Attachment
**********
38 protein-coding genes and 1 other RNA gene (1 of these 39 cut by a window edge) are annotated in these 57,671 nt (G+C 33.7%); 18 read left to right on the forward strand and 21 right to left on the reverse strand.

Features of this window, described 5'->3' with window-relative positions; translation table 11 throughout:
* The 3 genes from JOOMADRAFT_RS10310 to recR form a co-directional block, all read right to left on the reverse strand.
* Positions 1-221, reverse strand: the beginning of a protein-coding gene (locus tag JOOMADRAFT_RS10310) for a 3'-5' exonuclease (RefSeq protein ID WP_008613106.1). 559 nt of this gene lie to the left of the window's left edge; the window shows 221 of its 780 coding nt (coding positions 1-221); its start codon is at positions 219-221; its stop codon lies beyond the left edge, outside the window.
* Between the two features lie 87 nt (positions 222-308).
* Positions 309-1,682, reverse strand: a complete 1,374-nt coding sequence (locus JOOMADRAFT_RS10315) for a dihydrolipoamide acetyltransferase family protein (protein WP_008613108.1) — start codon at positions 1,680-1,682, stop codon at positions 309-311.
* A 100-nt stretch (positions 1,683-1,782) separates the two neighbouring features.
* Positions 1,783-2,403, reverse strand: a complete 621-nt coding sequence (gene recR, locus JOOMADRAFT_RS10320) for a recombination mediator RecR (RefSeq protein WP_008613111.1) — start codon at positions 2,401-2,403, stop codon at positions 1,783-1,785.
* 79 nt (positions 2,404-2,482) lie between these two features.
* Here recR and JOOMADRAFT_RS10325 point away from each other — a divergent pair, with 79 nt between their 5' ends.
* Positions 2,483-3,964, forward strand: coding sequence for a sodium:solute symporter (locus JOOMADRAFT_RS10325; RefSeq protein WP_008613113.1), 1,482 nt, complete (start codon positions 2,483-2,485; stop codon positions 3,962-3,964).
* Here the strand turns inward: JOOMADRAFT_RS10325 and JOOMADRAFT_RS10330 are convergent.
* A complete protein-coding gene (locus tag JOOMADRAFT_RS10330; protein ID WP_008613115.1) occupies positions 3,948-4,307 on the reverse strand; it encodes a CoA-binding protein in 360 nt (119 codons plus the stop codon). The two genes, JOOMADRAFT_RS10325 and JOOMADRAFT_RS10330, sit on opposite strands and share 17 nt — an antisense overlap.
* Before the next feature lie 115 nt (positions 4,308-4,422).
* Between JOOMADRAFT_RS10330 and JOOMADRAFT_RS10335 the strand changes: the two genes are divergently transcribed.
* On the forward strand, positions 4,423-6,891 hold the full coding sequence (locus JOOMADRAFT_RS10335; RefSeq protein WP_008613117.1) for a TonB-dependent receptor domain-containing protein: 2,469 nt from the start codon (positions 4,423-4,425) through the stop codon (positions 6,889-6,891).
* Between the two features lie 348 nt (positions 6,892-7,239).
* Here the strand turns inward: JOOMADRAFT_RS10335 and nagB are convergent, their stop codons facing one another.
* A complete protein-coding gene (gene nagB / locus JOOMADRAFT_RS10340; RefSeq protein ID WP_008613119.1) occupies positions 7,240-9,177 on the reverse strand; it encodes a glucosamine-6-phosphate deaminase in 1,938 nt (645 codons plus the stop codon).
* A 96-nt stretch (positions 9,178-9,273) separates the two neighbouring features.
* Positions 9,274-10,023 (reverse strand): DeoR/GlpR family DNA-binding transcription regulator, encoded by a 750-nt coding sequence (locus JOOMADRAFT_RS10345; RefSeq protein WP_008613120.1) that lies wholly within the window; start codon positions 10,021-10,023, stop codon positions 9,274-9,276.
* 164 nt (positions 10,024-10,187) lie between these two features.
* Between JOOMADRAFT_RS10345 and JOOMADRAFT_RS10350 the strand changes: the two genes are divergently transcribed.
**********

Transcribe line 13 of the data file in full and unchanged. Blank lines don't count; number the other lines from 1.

* A complete protein-coding gene (locus tag JOOMADRAFT_RS10330; protein ID WP_008613115.1) occupies positions 3,948-4,307 on the reverse strand; it encodes a CoA-binding protein in 360 nt (119 codons plus the stop codon). The two genes, JOOMADRAFT_RS10325 and JOOMADRAFT_RS10330, sit on opposite strands and share 17 nt — an antisense overlap.